Emulating mobile network environments

Chris Lamb, May 10th 2014

It can sometimes be a bit of surprise after deploying a new mobile-friendly website the first time you use it "in the wild".

Whilst you may have spent significant time and effort on a responsive design and minifying or removing as many static assets as possible, the effect of latency and packet loss in real-world mobile networks can often expose parts of your site that require further optimisation or reveal large holes in your interaction design.

Examples of issues include:

  • Animations not waiting for the asset to have fully loaded
  • Missing block background colours behind images resulting in (for example) white-on-white text
  • Slow page loading times
  • AJAX-backed interactions missing progress or loading notifications
  • Interfaces not feeling reassuring in the presence of high latency
  • Custom fonts preventing the page from being readable until they have fully loaded
  • Un-optimised images, or images that are excessively large for typical mobile devices
  • Large background graphics that are not progressively rendered using interlacing
  • Excessive raw bandwidth consumption

These problems are very easy to miss when developing your site – you are most likely developing on a desktop or laptop computer using the loopback network interface. Even if you switch to your mobile for testing you are probably still connecting over a reasonably fast wi-fi connection, so any defects remain undiscovered.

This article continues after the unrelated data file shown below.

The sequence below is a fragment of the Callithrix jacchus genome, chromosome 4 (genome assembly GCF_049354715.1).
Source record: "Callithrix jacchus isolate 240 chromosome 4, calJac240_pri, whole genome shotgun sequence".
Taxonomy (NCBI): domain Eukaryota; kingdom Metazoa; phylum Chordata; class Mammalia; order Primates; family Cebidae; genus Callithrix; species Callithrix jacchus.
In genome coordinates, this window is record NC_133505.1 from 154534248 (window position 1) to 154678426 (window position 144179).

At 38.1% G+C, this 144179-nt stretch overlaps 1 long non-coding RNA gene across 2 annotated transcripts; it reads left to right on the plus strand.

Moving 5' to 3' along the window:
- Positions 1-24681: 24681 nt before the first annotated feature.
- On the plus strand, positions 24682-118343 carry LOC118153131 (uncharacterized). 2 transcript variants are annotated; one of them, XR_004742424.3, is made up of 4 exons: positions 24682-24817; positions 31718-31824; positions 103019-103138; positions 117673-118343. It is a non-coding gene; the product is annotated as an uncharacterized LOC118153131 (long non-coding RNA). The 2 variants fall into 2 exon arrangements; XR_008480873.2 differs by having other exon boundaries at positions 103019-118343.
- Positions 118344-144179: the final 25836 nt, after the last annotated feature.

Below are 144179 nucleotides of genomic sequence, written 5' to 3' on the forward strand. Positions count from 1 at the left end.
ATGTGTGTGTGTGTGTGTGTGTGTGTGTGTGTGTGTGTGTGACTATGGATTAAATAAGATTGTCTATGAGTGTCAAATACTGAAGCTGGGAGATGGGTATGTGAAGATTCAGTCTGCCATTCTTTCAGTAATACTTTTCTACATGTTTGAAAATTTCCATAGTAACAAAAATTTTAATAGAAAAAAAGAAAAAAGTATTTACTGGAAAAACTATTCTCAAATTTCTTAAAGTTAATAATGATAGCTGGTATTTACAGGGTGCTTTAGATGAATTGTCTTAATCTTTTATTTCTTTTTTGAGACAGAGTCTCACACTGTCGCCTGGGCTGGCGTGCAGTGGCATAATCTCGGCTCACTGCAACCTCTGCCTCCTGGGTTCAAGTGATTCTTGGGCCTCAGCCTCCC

To work around this, you can add the following function to your ~/.bashrc or ~/.zshrc:

net () {
    case "${1}" in
    slow)
        ACTION="add"
        ;;
    reset)
        ACTION="del"
        ;;
    *)
        echo "E: Invalid action '${1}'"
        return 1
        ;;
    esac

    for IF in /sys/class/net/*
    do
        sudo tc qdisc ${ACTION} dev $(basename $IF) root netem \
            delay 600ms 400ms 25%
    done
}

After restarting your shell, you can then enable "mobile mode" with:

$ net slow

This will add a 3G-like latency and delay to your computer. Localhost connections will be modified as well, so you can integrate regular "mobile" testing into your existing workflow without having to switch to another device. Of course, this doesn't replace "real world" mobile testing, but it could identify most of the problems outlined above earlier in the development cycle.

Once you have finished testing, make sure you disable it with:

$ net reset

(The netem functionality that underlies this tool has quite a few options if you wish to experiment or explore more.)


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